Equities across the Asia Pacific region delivered positive returns in the week ending 20 March, supported by the latest dovish rhetoric from the Federal Reserve (the Fed). The MSCI Pacific Index was up 1.7%.
Australia’s All Ordinaries (+2.6%) led the gains. Shares in the country’s three biggest banks—the Commonwealth Bank of Australia, Westpac and ANZ—surged on the prospect of ongoing liquidity provision from the major developed central banks—including the Fed.
Hong Kong’s Hang Seng returned 2.3%, taking its cue from the solid performance of mainland Chinese equities. Banking and real estate stocks have been the outperformers, benefiting from signs that Chinese authorities are loosening policy to support the struggling property sector.
Japan’s TOPIX rose 1.3% on the week. Speculation continued about the prospect of the Bank of Japan adding to its quantitative easing programme to counter falling consumer price inflation, as Governor Haruhiko Kuroda revised downwards the outlook for near-term inflation. The equity market received support from the announcement by three Japanese pension funds that they would shift more of their assets from bonds into equities, following the Government Pension Investment Fund’s similar re-allocation decision.
US stocks rallied in the week to 20 March, boosted by signs that the Federal Reserve (the Fed) is taking a more cautious approach to raising interest rates. The S&P 500 was up 2.7%, while the Dow Jones Industrial Average and the technology-biased Nasdaq rose 2.1% and 3.2% respectively.
The week was dominated by the Fed’s much-anticipated policy meeting on Tuesday and Wednesday, in which it made it clear that it is in no rush to raise interest rates. As widely expected, the central bank dropped its pledge to be “patient” before starting to normalise monetary policy.
However, the Fed stressed that the removal of the word “patient” did not automatically mean that interest rates would begin to rise at its June meeting. Instead, the central bank made it clear that the timing of the first rate rise would be dictated by unfolding economic developments—in particular, the Fed would wait to see “further improvement” in the US labour market and a pickup in inflation towards its 2% target.
In addition to cutting its projections for interest rates over the next few years, the Fed lowered its 2015 forecasts for growth and inflation. However, it stressed that the forces driving these lower, such as weak oil prices and a stronger US dollar, were only temporary.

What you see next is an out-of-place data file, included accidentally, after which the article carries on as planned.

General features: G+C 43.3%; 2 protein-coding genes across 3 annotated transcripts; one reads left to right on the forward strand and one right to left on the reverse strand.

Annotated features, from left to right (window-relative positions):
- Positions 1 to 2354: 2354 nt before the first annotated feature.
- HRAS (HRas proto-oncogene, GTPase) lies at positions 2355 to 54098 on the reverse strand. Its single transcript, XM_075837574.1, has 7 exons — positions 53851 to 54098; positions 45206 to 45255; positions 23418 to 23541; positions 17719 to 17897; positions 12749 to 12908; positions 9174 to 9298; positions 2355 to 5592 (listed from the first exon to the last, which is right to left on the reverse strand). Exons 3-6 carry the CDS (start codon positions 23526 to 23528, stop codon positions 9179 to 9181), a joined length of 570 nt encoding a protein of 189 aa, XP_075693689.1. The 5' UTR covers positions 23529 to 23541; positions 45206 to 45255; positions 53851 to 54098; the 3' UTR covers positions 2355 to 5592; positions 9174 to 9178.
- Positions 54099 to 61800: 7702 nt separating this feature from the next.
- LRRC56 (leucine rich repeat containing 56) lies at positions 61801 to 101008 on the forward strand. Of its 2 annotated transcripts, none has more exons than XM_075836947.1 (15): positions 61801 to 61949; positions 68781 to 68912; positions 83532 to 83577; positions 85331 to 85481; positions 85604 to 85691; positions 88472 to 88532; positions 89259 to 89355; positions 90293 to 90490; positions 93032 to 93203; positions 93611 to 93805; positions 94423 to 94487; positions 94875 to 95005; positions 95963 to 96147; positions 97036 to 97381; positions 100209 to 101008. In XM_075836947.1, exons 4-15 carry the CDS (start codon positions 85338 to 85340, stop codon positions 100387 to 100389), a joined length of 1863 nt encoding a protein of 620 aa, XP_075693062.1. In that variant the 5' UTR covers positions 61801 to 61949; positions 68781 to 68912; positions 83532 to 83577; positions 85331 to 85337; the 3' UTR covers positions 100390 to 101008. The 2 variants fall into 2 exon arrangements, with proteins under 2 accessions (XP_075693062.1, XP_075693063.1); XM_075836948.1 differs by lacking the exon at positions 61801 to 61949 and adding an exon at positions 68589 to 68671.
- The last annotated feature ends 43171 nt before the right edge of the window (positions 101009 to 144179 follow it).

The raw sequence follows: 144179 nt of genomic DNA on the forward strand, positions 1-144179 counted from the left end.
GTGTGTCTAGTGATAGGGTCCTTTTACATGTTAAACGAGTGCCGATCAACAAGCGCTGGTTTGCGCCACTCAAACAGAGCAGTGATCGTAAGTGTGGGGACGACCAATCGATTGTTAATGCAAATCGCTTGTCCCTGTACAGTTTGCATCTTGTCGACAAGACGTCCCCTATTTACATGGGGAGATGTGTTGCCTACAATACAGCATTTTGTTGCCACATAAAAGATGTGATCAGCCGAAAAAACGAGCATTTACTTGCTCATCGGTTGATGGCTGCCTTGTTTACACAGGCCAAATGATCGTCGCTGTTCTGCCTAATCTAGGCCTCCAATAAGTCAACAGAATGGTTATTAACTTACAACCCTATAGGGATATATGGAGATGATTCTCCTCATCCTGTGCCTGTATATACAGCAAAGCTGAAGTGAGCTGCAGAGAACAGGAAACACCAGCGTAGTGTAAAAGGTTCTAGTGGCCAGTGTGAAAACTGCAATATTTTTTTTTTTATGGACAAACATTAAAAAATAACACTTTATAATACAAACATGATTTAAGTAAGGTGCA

US stocks reacted positively to the Fed’s March policy statement, as the central bank’s cautious outlook on the economy was viewed as lessening the chances of a June rate rise. A postponed interest rate rise is good news for US companies, as it means that they can continue borrowing cheaply for a longer period of time.
In contrast to the strength in the US labour market in recent weeks, data confirmed that the recovery in the housing market remains subdued. Housing starts fell steeply in February, down 17%, due to the colder-than-normal weather, while the NAHB housing market index—an indicator of sentiment in the US housing market—declined from 55 in February to 53 in March, the lowest level since July 2014.
Meanwhile, manufacturing output declined 0.2% in February, marking the third consecutive monthly decline, due to a sharp drop in auto production.
Energy stocks led the S&P 500 higher, particularly in the second half of the week, as oil prices rebounded.
The outlook for interest rates will continue to drive sentiment in the coming months, with markets closely watching US employment, wage growth and inflation data in particular for any indication of the timing of the first rise. However, rate rises—when they begin—are expected to be more gradual than some initially anticipated.
European equities had a strong week ending 20 March, with the MSCI Europe Index up 2.5%. Gains were supported by dovish comments from the US Federal Reserve, which suggested that it will not rush to raise interest rates. Spain’s IBEX 35 gained 3.5%, while the French CAC 40 returned 1.5%. Sweden’s OMX Stockholm 30 rose 2.7%, while the Swiss SPI and the German DAX delivered respective returns of 2.3% and 1.2%.
The FTSE 100 Index was among the week’s top performers, rallying 4.2%, with UK equities having their second-best day of 2015 following Chancellor George Osborne’s last budget before the May general election. The emphasis of the budget was on Osborne highlighting the government’s economic achievements and demonstrating that it is sticking to its “long-term economic plan.” UK equities are likely to have been buoyed by the measures announced to support oil and gas companies, given their heavy weighting in the FTSE 100.